Homestead Act

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Homestead Act

n.
An act passed by Congress in 1862 enabling persons who settled on undeveloped 160-acre tracts of land to gain title after meeting certain criteria, such as residing on and cultivating the land for five years after the initial claim.

Homestead Act

n
1. (Law) an act passed by the US Congress in 1862 making available to settlers 160-acre tracts of public land for cultivation
2. (Law) (in Canada) a similar act passed by the Canadian Parliament in 1872

Home′stead Act`


n.
a special act of Congress (1862) that made public lands in the West available to settlers without payment, usu. in lots of 160 acres, to be used as farms.
References in periodicals archive ?
10) (the purpose of the homestead laws is to promote stability and welfare of the state by encouraging property ownership and independence of the citizens).
(Exception: In many states, homestead laws protect a spouse.)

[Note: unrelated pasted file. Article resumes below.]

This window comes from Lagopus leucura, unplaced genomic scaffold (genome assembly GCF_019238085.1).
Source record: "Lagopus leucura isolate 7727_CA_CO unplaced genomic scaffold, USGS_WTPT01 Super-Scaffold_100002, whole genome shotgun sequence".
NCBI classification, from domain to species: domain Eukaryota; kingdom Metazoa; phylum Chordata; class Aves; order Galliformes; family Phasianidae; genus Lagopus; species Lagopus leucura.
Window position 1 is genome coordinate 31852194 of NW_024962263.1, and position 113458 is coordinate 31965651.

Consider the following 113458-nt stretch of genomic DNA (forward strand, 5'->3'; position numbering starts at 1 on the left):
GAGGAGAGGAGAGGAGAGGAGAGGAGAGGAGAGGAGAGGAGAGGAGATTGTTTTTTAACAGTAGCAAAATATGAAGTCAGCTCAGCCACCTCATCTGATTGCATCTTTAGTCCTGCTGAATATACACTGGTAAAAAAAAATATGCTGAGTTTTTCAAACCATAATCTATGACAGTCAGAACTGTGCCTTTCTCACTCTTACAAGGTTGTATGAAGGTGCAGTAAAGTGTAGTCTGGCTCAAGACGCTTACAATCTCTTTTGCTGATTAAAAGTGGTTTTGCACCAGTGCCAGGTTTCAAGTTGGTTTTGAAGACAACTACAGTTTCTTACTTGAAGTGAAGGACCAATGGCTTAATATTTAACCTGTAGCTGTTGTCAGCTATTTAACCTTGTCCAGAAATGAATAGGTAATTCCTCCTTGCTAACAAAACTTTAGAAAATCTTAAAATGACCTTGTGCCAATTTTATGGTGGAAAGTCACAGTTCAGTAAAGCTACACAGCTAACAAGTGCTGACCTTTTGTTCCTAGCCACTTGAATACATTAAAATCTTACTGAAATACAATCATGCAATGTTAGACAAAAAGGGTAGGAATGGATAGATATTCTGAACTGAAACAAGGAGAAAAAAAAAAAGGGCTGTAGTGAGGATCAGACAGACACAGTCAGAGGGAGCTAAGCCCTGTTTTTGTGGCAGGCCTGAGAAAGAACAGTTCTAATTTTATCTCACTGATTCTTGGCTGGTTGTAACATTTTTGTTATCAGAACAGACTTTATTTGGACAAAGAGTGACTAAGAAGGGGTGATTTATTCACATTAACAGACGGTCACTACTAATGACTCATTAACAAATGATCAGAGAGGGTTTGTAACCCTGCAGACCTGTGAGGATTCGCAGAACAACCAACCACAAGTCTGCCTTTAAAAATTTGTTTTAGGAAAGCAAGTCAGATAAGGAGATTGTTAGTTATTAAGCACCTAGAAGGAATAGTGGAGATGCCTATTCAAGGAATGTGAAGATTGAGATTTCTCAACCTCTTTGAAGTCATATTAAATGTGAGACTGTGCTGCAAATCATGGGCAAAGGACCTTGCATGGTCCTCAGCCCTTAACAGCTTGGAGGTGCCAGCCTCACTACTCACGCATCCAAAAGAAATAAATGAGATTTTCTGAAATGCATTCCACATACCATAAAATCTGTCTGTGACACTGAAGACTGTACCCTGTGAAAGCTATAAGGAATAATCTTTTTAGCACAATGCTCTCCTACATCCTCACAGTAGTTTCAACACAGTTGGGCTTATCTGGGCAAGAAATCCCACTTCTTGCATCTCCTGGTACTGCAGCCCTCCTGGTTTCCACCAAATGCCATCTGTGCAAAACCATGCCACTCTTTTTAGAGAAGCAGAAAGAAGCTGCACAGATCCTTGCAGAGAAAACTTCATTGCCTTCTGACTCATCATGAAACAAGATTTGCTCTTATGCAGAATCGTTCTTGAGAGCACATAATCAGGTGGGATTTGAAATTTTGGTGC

(8) The state constitutional framework for homestead laws,
Lands, Extending Homestead Laws to the District of Alaska, Etc., H.R.
In 1909 and again in 1912, the homestead laws were loosened, so settlers could acquire 320 acres of free land by living on their acreage for three years and cultivating crops.
To most fourth graders, learning about the history of land ordinances, homestead laws, and political arguments over the direction of government policy is as dry as the Great American Desert.
million acres were transferred to individuals under the homestead laws
Knack writing on Utah Indians and homestead laws; John H.
A proving-up period, similar to old homestead laws, makes much more economic and ecological sense for long term interests.
Federal law and Florida partition, intestacy, and homestead laws do not afford enough protection for tenants in common holding heirs' property, resulting in the loss of homes and wealth in these communities.
South Dakota's homestead laws have long been a lively topic of